Explore the boundless depths of the New River Gorge with park staff and volunteers. From mild yoga to demanding canyon hikes, there are all kinds of summer activities for you to try.
This is one of the most beloved jaunts in the gorge, and for good reason. Long Point’s dramatic clifftop vista never fails to stir the senses. There you are, on a sandstone precipice, with the New River Gorge Bridge at eye level. It’s a delightful surprise at the end of a pleasant walk.
Twilight at Long Point becomes even more majestic. Everything softens to pink and gold: the cliffs, forests and mountains. Well, that’s the “Sunset Hike”!
Before you go, please make reservations first. This is a joint program with the park service and Active Southern West Virginia (ASWV), so the volunteer guide needs to know how many people will be coming.
It’s also worth noting that Long Point is 3.2 miles long (round trip). It’s mostly flat, although the ending has steep, twisty rock sections.
Few places in America have cliffs like those in the New River Gorge. If you’ve always wanted to tackle world-famous mountains, this beginner workshop is perfect!
“Rock Climbing in the Park” starts at the Canyon Rim Visitor Center near Fayetteville. You’ll get a basic introduction to equipment and technique first. Then, it’s off to those sandstone cliffs!
Because this is a joint effort between ASWV and the park service, volunteers and rangers will provide instruction. They will bring all the gear, too. Is that handy or what?
“Rock Climbing in the Park” is free, but reservations are required. You also must be 14 or older.
Slip away to some of West Virginia’s most tranquil escapes. “Sunset Yoga in the Park” does just that, plus a little more. Ever wanted to try some “sun salutations”? Relaxing yet strengthening, these full-body poses are a gentle way to get in shape.
For this free class, you’ll need to drive to Camp Brookside, a historic park in Hinton. Your instructor will have mats and blocks. All you have to do is arrive in comfortable clothes.
It’s as easy as pie— or yin.
This sport is hard to resist. Virtually anybody can learn it, too. What’s more, “Stand Up Paddleboarding in the Park” is geared for beginners.
Ready to dive in? Meet hopeful SUPers at Camp Brookside, where your instructor will provide everybody with boards. (Kids 7 and up are welcome, although anybody younger than 10 will have to share with an adult.) You’ll be an expert before you know it!
This class is free, but reservations are required. Knowledge of swimming is a must, too.
Can’t make the lesson? There will be another class on August 27. Follow the link for class information and reservations.
Originally a form of martial arts, this ancient practice is now a popular form of exercise. It’s slow, gentle and easy on the body. The benefits— stress reduction, improved balance and better flexibility— are pretty tempting, too.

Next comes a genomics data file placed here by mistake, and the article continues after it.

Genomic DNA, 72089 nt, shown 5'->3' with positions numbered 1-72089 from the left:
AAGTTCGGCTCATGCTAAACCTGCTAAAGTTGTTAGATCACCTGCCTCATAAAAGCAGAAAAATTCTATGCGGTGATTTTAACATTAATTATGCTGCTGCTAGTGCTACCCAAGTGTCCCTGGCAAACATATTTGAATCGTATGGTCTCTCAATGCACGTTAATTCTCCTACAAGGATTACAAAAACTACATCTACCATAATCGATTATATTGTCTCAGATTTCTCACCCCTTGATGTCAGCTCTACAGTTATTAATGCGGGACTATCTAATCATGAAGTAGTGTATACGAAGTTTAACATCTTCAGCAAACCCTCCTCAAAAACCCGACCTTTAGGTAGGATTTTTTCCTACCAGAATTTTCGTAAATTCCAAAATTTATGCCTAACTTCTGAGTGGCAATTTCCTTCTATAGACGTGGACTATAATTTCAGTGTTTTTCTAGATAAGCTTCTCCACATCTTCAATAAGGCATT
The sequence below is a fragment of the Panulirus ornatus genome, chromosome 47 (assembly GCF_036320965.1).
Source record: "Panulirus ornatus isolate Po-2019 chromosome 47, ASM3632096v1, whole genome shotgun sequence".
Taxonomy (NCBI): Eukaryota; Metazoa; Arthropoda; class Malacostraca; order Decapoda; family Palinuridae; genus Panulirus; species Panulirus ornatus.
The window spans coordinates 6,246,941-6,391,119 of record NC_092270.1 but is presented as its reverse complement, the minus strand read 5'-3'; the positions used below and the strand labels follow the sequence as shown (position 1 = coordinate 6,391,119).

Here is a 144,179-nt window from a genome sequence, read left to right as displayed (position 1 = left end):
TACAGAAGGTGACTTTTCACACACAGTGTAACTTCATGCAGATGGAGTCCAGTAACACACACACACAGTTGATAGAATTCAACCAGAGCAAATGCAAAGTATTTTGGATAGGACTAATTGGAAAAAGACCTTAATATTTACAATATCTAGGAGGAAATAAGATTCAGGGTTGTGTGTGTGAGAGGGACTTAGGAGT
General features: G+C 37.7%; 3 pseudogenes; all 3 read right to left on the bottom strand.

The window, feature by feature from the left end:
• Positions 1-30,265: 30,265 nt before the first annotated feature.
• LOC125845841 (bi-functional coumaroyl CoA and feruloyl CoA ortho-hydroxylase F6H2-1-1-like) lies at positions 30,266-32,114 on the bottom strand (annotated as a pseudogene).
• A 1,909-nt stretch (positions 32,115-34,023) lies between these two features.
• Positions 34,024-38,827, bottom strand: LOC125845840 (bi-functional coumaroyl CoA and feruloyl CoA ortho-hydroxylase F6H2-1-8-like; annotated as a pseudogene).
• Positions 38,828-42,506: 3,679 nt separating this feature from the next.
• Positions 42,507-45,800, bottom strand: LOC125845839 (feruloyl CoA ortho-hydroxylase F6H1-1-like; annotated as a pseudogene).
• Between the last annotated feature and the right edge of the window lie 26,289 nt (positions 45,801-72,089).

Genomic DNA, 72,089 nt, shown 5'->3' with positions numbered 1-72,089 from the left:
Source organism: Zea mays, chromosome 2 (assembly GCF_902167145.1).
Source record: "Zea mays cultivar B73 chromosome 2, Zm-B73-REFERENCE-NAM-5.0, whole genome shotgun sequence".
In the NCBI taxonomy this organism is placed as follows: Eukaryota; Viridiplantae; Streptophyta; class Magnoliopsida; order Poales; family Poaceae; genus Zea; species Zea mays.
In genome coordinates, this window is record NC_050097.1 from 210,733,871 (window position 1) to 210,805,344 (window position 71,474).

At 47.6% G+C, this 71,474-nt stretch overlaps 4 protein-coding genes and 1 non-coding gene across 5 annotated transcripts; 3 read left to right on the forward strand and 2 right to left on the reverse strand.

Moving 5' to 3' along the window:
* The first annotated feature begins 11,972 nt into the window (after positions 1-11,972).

Intrigued? Come to the Burnwood shelter for a beginner-friendly introduction. (It’s opposite the highway from the Canyon Rim Visitor Center.) The next class will be on August 26 from 2 p.m. to 3 p.m. at Grandview.
The New River Gorge’s scenic, twisty paths attract riders from all over the country. Join the club with “Mountain Biking in the Park”!
Everybody meets up at Southside Trail, a 7-mile path in Cunard. Abandoned mines and lush forests add interest to this easy trek. Don’t have a mountain bike? No worries. Your instructors have rides and helmets for everybody. Just make reservations beforehand.
Dog Walk in the Park | August 28 | 5:30 p.m. to 7 p.m.
Exercise is more fun when Fido is involved! Bring your furry co-pilot to the Grandview Visitor Center, where you’ll meet the pack.
Most walks are easy and cover 1-2 miles. Dogs must be leashed. Please bring clean-up bags, too.
Bluestone Walk | Recurring | Every Saturday at 10 a.m. from now until September 30
Explore this remote corner of the New River Gorge.
Your journey starts with a ride down Pipestem Resort State Park’s aerial tram. A ranger will meet you at the bottom. From there, you’ll start a 2-mile (round trip) hike along the Bluestone National Scenic River.
Tranquil yet rugged, the canyon is relatively untouched by mankind. Wildlife is plentiful. You might encounter box turtles, gray fox and bald eagles. Each season invites different critters, too. It’s always worth coming back.
The Bluestone Walk is relatively easy with few hills. Wear sturdy shoes, though; paths can be rough. You’ll also need $3 for a return trip on the aerial tram.
Bluestone Turnpike Hike | Recurring | Saturday at 10 a.m. on September 3 and October 8
Take the Bluestone Walk and lengthen it. That’s the Bluestone Turnpike Hike, a 9.5-mile expedition along most of the river. It’s fairly level but has a few mild hills. Wear sturdy shoes and pack a lunch with extra water. The rugged mountains provide some of the best al fresco settings anywhere!
Expect to be out for 4-5 hours. A shuttle will pick everybody up for a return ride to Pipestem. For reservations, call Sandstone Visitor Center.
When it comes to outdoor recreation, do you prefer going solo or accompanying a ranger? Why or why not?